Dementia: Health Promotion Proposal

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The health promotion program for the issue of dementia is to be based on the health promotion strategy, which includes a number of objectives around which this program is to be centered. First of all, people with dementia and their caregivers are to be educated about the condition, which can be achieved with the help of a three-month health promotion intervention suggested by Testad et al. (2020). This intervention is a way for its participants to obtain information on the condition’s peculiarities and consequences and get recommendations on the lifestyle people with dementia are to lead. According to Testad et al. (2020), such interventions lead to positive changes when it came to people with dementia’s cognition and self-efficacy. This intervention can be coupled with the one proposed by Odzakovic et al. (2021): they estimated that the establishment of meaningful meeting places for people with dementia was beneficial for their health and well-being. Such places contribute to individuals’ feeling like they belong and foster their social connectedness.

Among the resources necessary for the implementation of these interventions the crucial one is the attention and participation of the communities – on individual, group, and societal levels. Any given country’s welfare system consists of authorities and organizations that could provide financial resources and public exposure of the problem, whereas voluntary organizations could help with the arrangement and running of public meeting places (Odzakovic et al., 2021). Professionals, carers, and volunteers are to be of help for patients with dementia and inform them about the initiatives, answer their questions, and encourage them to be more active. When it comes to the role of a nurse, one is primarily to ensure that patients understand how important it is to care about their health and to provide the necessary support. The establishment of such a program might take from around six months to a year.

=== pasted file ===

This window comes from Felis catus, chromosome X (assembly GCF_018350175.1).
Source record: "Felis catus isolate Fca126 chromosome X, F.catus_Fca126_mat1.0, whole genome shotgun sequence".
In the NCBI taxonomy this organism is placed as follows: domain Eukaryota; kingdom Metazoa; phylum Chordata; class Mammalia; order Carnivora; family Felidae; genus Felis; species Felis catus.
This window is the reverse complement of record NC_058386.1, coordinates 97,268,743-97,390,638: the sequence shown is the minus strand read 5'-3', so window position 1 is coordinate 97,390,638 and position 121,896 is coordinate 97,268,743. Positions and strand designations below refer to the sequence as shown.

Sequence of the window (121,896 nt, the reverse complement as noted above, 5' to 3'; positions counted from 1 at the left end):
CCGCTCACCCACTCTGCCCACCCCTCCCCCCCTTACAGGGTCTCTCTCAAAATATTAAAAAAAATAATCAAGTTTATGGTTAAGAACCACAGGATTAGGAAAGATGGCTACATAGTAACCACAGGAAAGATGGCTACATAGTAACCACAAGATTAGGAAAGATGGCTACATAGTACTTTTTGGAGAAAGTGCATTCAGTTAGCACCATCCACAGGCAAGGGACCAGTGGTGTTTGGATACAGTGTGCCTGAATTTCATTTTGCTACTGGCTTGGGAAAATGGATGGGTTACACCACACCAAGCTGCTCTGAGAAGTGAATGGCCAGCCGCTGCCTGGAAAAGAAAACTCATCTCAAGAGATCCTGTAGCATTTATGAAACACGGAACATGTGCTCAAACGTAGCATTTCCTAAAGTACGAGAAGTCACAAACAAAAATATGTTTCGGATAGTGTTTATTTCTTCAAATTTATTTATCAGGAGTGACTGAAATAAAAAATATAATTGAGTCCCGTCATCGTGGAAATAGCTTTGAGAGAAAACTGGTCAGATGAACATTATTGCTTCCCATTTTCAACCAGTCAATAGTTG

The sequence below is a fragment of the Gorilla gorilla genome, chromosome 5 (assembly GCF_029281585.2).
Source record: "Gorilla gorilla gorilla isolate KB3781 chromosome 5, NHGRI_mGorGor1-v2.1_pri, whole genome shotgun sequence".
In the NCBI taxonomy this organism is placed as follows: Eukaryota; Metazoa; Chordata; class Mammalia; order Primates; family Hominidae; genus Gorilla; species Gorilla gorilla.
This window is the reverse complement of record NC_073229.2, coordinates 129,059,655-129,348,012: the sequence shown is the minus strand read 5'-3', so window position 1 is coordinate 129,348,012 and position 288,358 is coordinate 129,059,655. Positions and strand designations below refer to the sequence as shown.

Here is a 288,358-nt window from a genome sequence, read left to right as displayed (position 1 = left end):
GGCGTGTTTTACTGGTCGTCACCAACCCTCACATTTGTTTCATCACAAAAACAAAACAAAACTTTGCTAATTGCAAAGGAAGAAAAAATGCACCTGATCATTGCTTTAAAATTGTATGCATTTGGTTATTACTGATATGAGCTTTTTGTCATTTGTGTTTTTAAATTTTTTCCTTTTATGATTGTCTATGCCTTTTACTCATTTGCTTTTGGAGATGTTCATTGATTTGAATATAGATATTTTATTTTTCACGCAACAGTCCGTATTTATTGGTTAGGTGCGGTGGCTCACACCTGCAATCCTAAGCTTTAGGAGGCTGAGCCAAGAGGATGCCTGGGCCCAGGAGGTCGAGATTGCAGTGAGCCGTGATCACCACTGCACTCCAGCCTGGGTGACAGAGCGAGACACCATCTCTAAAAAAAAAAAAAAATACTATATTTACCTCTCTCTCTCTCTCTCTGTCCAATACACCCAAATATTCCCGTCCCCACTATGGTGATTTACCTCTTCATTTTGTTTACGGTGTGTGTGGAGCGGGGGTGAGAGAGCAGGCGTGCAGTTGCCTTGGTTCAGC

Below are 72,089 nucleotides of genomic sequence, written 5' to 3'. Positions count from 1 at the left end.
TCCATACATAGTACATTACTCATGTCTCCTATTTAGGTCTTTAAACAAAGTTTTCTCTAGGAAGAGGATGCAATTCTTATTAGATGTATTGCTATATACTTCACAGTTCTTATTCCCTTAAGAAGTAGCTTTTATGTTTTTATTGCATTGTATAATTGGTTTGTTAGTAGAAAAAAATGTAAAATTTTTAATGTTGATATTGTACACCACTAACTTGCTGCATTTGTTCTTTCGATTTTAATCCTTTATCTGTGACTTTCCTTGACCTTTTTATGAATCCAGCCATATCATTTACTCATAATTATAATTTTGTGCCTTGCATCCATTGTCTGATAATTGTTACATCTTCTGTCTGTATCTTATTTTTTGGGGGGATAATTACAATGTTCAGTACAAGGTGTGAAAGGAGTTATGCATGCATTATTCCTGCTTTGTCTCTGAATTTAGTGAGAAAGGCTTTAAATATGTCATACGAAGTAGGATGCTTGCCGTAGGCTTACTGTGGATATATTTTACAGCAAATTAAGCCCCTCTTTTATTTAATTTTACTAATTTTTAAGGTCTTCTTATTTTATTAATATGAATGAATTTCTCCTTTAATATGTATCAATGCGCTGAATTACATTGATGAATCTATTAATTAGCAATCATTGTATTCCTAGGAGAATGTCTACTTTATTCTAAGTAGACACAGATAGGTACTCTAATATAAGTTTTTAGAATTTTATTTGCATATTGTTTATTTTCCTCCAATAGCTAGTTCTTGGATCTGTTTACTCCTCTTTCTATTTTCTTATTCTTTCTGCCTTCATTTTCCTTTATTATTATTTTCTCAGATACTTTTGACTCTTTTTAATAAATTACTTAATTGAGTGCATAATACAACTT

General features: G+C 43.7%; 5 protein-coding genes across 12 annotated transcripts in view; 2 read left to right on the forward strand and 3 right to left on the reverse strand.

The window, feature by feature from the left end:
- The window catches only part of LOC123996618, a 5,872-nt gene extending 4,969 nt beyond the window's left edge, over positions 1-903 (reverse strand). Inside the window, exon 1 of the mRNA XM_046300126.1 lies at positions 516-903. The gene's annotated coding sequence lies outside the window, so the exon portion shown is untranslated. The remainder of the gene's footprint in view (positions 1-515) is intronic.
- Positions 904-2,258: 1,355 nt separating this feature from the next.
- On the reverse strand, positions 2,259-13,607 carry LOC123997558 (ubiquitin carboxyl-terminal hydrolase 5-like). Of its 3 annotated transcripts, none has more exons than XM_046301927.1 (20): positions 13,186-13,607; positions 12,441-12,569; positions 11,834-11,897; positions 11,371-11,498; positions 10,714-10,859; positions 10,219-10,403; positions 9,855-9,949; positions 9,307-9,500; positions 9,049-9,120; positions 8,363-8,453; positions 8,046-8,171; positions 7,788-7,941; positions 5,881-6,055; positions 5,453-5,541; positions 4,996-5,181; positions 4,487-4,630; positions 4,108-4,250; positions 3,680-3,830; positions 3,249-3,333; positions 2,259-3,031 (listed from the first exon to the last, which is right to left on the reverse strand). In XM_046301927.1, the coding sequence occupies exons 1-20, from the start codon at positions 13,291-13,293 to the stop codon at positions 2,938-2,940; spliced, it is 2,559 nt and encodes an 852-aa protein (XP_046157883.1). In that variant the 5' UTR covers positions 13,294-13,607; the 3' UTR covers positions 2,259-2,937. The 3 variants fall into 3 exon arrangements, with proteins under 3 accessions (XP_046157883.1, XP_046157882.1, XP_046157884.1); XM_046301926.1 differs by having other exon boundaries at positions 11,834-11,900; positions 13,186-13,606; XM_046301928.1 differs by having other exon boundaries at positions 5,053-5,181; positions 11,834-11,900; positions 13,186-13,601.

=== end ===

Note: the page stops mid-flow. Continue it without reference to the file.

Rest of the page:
In accordance with the SMART goal approach, the intended outcome is the improvement of patients with dementia’s living conditions. The “relevant” section of the SMART approach states that it is connected to an improvement of the quality of life and a sense of belonging in memory care facilities where patients receive the necessary treatment. Quality of life is a subjective term that refers to one’s feeling of satisfaction and happiness. In its turn, a sense of belonging refers to one feeling comfortable in an environment where they are respected, understood, and surrounded by like-minded people.

The evaluation of all these outcomes is to be based on the surveys and interviews of all members of the community. Patients are to report on whether their lives have changed for the better after the implementation of the program. Healthcare system officials, caregivers, and volunteers are to express what the benefits and drawbacks of the initiative are in their opinion. Availability of the points of view of representatives of all levels of the system will allow for a more objective assessment and help make necessary adjustments.

Finally, in terms of the possible barriers to the project’s implementation, one of them is the stigma around the condition. To address it on a global level, Parra et al. (2019) suggest initiating worldwide projects to raise awareness and enable conversation about the condition and its seriousness. Moreover, when it comes to people with dementia themselves, they are not informed about the benefits of healthy lifestyles for them and might not understand what a difference it makes. The solution is the provision of information on that to patients and their families by healthcare professionals.


Odzakovic, E., Hellström, I., Nedlund, A. C., & Kullberg, A. (2021). Health promotion initiative: A dementia-friendly local community in Sweden. Dementia, 20(6), 1971-1987. Web.

Parra, M. A., Butler, S., McGeown, W. J., Nicholls, L. A. B., & Robertson, D. J. (2019). Globalising strategies to meet global challenges: The case of ageing and dementia. Journal of Global Health, 9(2), 020310. Web.

Testad, I., Kajander, M., Gjestsen, M. T., & Dalen, I. (2020). Health promotion intervention for people with early‐stage dementia: A quasi‐experimental study. Brain and Behavior, 10(12), 1-8. Web.

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NursingBird. (2023, March 15). Dementia: Health Promotion Proposal. Retrieved from


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"Dementia: Health Promotion Proposal." NursingBird, 15 Mar. 2023,


NursingBird. (2023) 'Dementia: Health Promotion Proposal'. 15 March.


NursingBird. 2023. "Dementia: Health Promotion Proposal." March 15, 2023.

1. NursingBird. "Dementia: Health Promotion Proposal." March 15, 2023.


NursingBird. "Dementia: Health Promotion Proposal." March 15, 2023.